A small, landlocked nation, the Central African Republic has been blighted by a succession of vicious conflicts since gaining independence from France in 1960. Now, a former military attorney general is fighting for recompenseby Jack Losh / June 8, 2019 / Leave a comment
Among the sprawling shantytowns and crumbling colonial façades of Bangui, armed UN peacekeepers patrol the streets. This is the capital of the Central African Republic (CAR), one of the poorest countries in the world. A small, landlocked nation, it has been blighted by a succession of vicious conflicts since gaining independence from France in 1960.
The 13,000 or so peacekeepers—many of whom come from elsewhere in Africa—are tasked with protecting civilians, who have endured anarchy, autocracy and ethnic cleansing in their lifetimes. But there is another man, one from just over the border in the Democratic Republic of Congo (DRC), who has an even more demanding job than keeping the peace. In this tinderbox, Toussaint Muntazini Mukimapa believes that he can deliver justice.
Muntazini is the chief prosecutor of a unique court, tasked with holding to account those who have committed crimes against humanity in the CAR since 2003, when a coup unleashed a fresh wave of hostilities. The daring project—known as the Special Criminal Court (SCC)—is the first UN-backed tribunal to be set up in a country where hostilities are raging, with war criminals judged by their compatriots. It is an audacious attempt to disprove the old presumption that a society must have order before it can attempt justice.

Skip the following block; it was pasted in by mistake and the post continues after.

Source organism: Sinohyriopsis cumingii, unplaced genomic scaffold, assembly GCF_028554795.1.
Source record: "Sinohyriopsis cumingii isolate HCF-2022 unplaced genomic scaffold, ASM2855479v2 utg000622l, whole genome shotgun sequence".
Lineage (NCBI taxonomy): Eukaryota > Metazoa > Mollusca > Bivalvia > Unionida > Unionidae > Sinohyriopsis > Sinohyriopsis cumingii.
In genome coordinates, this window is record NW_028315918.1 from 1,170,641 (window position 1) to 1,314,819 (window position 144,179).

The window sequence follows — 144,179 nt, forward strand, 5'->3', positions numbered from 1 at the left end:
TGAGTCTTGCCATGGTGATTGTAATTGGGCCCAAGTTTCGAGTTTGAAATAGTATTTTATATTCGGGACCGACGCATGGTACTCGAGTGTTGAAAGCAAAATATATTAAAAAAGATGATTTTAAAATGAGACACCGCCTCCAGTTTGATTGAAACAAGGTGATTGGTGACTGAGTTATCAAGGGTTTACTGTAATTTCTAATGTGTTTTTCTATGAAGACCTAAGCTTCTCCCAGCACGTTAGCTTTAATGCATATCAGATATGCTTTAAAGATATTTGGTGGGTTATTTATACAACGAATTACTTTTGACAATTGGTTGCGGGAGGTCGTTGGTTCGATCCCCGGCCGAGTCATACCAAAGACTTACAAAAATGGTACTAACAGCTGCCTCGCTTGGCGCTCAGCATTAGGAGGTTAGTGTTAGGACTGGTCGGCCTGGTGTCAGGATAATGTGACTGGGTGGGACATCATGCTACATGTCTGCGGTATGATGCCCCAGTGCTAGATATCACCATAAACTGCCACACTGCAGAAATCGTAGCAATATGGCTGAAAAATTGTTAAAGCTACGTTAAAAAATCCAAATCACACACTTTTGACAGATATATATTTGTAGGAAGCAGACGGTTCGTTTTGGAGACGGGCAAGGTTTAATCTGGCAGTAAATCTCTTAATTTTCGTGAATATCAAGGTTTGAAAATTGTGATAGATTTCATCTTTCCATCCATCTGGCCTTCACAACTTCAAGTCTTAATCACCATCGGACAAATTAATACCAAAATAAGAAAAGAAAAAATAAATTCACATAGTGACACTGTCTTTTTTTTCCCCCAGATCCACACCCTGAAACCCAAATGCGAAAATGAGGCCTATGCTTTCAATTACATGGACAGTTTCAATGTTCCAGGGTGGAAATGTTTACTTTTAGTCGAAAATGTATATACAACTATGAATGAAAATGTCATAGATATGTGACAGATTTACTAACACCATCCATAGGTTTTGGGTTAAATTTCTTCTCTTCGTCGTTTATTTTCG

The hope is that the landmark court can finally bring some accountability to a fractured nation, and perhaps ease the conflict in the process by deterring fighters from carrying out further violations. But the ramifications could be much wider, too. If it succeeds, it could become an international exemplar, changing the way that justice works in war zones around the world.
Global efforts to attach rules and responsibilities to the conduct of war go back a long way. In 1899, the Hague Conventions enshrined a series of pre-existing international treaties and declarations to regulate warfare, while war crimes trials in 1940s Nuremberg and Tokyo blazed a trail for post-conflict tribunals. More recently, in the 1990s and 2000s, the line of tribunals founded to judge war crimes includes the International Criminal Tribunal for the Former Yugoslavia, which eventually put Serb leader Slobodan Miloševic´ in the dock in the Hague, and the International Criminal Tribunal for Rwanda, which addressed the…